And while Nicklen’s work is still featured in National Geographic, he’s ventured into more immediate means of sharing the stories for which he is often the only mouthpiece. Nicklen’s Instagram followers number more than 3 million; in the several years since he’s been posting to the platform, he’s watched his followers rise up to quell the (fewer and fewer) doubts expressed by climate-change deniers. And through his nonprofit, SeaLegacy, Nicklen aims to amass “the best visual storytellers in the world—videographers, scientists, photographers.” He says, “We’re going to become like Jacques Cousteau 2.0 but using modern technology like drones, and have this boat out on the water year round, funded by philanthropists, from which we can share our stories, photographs, data, and information immediately and for free on our platform. We need to be constantly producing this content and delivering it to the world,” he says. Nicklen is aiming to secure an electric-powered catamaran that can operate in any body of water in the world, but securing the funding for that venture, he says, will be a process.
In October, after Nicklen finished a talk on photography and conservation at the PhotoPlus convention at the Javits Center in New York, the wedding photographer Joseph Lin walked up to him. “You know, you get people coming up to you at these events all the time, asking how they can help,” Nicklen says. So when Lin told Nicklen he admired his work and asked how he, as a commercially successful photographer with an environmentalist slant, could support it, Nicklen said, half-jokingly: “How about we open a gallery?” Lin nodded and said okay.
Nicklen expected never to see Lin again, but a half an hour later, he was still hanging around, and serious about the idea. He had two friends in real estate who could help financially back the venture so a significant portion of the gallery’s proceeds could go toward SeaLegacy, which, as Nicklen had just announced at PhotoPlus, he is hoping to scale up over the next several years. Once Lin and Nicklen decided that yes, they would open this gallery, progress unfolded quickly. They found a space in early March, and this Earth Day, April 22, the Paul Nicklen Gallery will be open in New York’s SoHo neighborhood.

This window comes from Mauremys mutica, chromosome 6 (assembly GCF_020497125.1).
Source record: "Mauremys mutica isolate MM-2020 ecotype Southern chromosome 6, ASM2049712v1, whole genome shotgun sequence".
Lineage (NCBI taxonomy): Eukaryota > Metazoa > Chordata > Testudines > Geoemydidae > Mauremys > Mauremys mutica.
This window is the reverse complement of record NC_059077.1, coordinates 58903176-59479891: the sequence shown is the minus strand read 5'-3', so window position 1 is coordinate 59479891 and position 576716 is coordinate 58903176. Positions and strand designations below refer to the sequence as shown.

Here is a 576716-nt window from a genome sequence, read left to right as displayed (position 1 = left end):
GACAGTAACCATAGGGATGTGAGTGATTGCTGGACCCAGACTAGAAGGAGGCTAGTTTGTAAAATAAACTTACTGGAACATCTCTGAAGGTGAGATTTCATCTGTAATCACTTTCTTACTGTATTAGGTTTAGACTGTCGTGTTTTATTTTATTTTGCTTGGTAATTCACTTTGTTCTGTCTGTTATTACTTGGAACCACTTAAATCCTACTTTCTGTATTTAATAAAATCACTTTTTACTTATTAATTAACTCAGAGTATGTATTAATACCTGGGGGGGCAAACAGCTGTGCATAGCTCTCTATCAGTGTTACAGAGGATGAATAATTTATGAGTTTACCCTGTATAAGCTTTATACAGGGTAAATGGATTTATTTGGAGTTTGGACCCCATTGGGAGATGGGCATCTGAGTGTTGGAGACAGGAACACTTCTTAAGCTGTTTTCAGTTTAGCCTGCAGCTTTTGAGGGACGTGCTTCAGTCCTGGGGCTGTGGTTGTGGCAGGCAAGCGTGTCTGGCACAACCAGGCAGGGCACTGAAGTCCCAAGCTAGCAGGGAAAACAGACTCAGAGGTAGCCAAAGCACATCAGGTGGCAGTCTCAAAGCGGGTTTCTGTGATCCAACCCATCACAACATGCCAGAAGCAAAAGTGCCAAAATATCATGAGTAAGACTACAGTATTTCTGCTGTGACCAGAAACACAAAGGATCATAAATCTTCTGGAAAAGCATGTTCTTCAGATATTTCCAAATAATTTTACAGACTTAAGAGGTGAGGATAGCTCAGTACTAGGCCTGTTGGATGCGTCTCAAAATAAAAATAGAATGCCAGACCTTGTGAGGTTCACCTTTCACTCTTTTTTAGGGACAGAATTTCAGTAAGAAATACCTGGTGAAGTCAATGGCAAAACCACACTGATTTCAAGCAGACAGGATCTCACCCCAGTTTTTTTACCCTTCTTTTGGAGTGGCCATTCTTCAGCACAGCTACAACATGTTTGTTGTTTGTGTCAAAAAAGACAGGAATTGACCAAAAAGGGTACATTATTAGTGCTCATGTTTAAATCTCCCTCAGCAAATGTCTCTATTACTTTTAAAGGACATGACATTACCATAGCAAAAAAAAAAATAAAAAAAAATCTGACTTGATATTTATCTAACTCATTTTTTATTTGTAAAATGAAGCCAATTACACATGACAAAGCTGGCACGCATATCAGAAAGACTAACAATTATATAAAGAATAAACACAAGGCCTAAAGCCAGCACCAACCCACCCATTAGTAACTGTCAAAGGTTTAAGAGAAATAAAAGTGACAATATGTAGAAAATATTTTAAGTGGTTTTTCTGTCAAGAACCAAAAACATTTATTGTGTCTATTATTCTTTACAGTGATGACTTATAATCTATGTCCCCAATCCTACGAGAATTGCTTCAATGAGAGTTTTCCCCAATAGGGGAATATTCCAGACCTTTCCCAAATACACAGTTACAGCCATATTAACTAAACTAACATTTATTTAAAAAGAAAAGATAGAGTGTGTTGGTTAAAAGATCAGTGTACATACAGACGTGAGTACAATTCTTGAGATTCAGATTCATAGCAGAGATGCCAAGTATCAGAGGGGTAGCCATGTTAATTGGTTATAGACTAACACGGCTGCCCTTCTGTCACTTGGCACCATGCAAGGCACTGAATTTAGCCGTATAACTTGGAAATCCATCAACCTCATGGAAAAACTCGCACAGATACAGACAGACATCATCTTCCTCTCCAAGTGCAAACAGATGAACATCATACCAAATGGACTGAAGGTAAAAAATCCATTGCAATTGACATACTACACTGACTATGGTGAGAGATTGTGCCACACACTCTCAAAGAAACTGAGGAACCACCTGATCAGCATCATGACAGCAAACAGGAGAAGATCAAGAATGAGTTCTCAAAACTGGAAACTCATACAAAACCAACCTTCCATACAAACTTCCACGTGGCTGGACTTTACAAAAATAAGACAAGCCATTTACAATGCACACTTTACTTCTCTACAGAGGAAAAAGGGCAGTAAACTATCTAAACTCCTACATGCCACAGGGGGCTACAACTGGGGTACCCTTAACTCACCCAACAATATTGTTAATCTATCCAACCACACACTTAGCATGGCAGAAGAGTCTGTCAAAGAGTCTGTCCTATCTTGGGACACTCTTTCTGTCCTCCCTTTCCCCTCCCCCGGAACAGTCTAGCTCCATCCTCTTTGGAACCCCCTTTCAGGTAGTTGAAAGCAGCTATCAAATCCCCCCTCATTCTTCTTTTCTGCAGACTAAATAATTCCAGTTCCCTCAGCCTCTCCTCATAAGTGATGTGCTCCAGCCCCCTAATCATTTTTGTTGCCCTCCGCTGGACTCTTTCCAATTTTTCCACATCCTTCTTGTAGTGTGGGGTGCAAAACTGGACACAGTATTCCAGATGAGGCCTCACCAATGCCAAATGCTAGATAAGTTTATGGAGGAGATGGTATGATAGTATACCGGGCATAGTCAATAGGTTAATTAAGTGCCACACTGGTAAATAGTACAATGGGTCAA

Revenue from the new gallery will help transform that vision of SeaLegacy into a reality, but the gallery’s function extends beyond the monetary. Nestled in the middle of a New York neighborhood lined with expensive boutiques and high-end restaurants, the gallery, Nicklen says, is a permanent, brick-and-mortar extension of his work and mission; a reminder to people frustrated by the state of the planet that there are others out there doing their best to protect it. “When I’m out on my boat filming my next project, I want the photographs to keep working, whether it be on Instagram or in this gallery,” Nicklen says. “I want these places to be a sort of homing beacon for people, a place where they can come and deal with their emotions and frustrations and leave with a message of hope, and realize they’re not the only ones out there who care.”
As the gallery develops, Nicklen plans to run youth and education programs out of it, and to bring in other photographers like his partner Cristina Mittermeier, who photographs global cultures and the effects of climate change on human populations, and more artists who are like-minded. “We’re not going to shy away from the real issues,” Nicklen says. “We’re going to get into the ivory trade and the last of the rhinos and the killing of silverback gorillas.” This is not a gallery, Nicklen says, where people should walk in “expecting to look at candy on the walls, or to find something they can take home and hang up. People will come in here to learn something, they’re going to leave here with knowledge, and they’re going to learn how to get involved.”